Its trim aid device, designed to reduce propeller-induced coupling, is notoriously quirky, requiring some less than intuitive footwork on the pedals when making power or airspeed changes; but overall I enjoyed the Harvard II’s tight, responsive controls and honest character. Learning to fly in a trainer that delivers a 2,200 foot-per-minute climb rate at 180 knots is an experience only the Air Force can offer! Then again, if high-performance appeals…
GRADUATING TO THE HAWK
The CT-155 Hawk jet trainer is a very British aeroplane indeed, meaning that the cockpit layout and ergonomics were–oh, putting it politely–different.
Fortunately, once aloft it’s also a very charming aeroplane, and any red-blooded pilot will tell you that seeing 500 knots indicated airspeed en route to the training area is a good thing!
I had the pleasure of flying the CT-155 Hawk with pipeline instructor Capt Ross Harbottle. In a 60-hour syllabus, he takes newly minted fast-jet pilots through clearhood, instrument, navigation and formation training to build proficiency on the Hawk. The use of the Hawk in Moose Jaw is limited to type conversion training before commencing fighter lead-in training with 410 Squadron in Cold Lake, Alta.
During our hour as “Dragon 62,” Harbottle demonstrated unfamiliar air combat manoeuvres such as pitchbacks and slices. There was even time for some aerobatics, slow flight, stalls and spins. Once again, making the most of our time aloft was clearly a priority.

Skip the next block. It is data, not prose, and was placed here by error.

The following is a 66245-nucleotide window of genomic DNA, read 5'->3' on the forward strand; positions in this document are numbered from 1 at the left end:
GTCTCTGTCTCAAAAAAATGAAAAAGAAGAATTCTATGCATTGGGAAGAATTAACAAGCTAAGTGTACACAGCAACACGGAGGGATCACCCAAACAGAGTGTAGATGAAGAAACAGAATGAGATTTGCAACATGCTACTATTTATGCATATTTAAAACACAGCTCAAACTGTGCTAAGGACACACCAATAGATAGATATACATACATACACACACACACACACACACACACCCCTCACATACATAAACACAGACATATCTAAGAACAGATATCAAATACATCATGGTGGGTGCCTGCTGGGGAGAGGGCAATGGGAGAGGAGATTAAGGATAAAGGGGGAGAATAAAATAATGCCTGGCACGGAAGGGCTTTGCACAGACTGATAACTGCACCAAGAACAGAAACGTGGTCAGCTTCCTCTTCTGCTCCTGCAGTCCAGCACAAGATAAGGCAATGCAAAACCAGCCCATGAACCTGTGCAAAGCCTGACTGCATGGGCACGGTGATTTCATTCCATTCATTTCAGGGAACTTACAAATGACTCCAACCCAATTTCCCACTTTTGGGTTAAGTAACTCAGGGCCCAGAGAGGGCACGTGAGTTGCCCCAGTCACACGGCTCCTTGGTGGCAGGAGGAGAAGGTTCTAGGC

From the cockpit, the value of the Hawk became evident. As an airplane with a glide speed of 190 knots, and one that requires 6,000 feet to do a loop, it is a big step up in capability from the Harvard II. The Hawk’s higher performance and more challenging handling make it a necessary stage for prospective fighter pilots.
BACK TO SCHOOL
Returning to Moose Jaw after an absence of 30 years, I found that nothing had changed and yet everything was different.
New training aircraft and extensive use of simulation are among the improvements delivered by advances in technology. An even bigger change is the student-centred training syllabus that seeks to turn prospective military pilots into decision-making aviators from their very first flight.
The cultural fundamentals of military flight training, however, are unchanged. The RCAF still has high expectations for pilot trainees, and keen young students still invest a whole lot of late-night study, practice and sweat towards meeting those high standards. Today, as for generations, student pilots strive for perfection on each flight; an ethos of professionalism that pervades the entire culture of the Big 2.
Just as I remembered.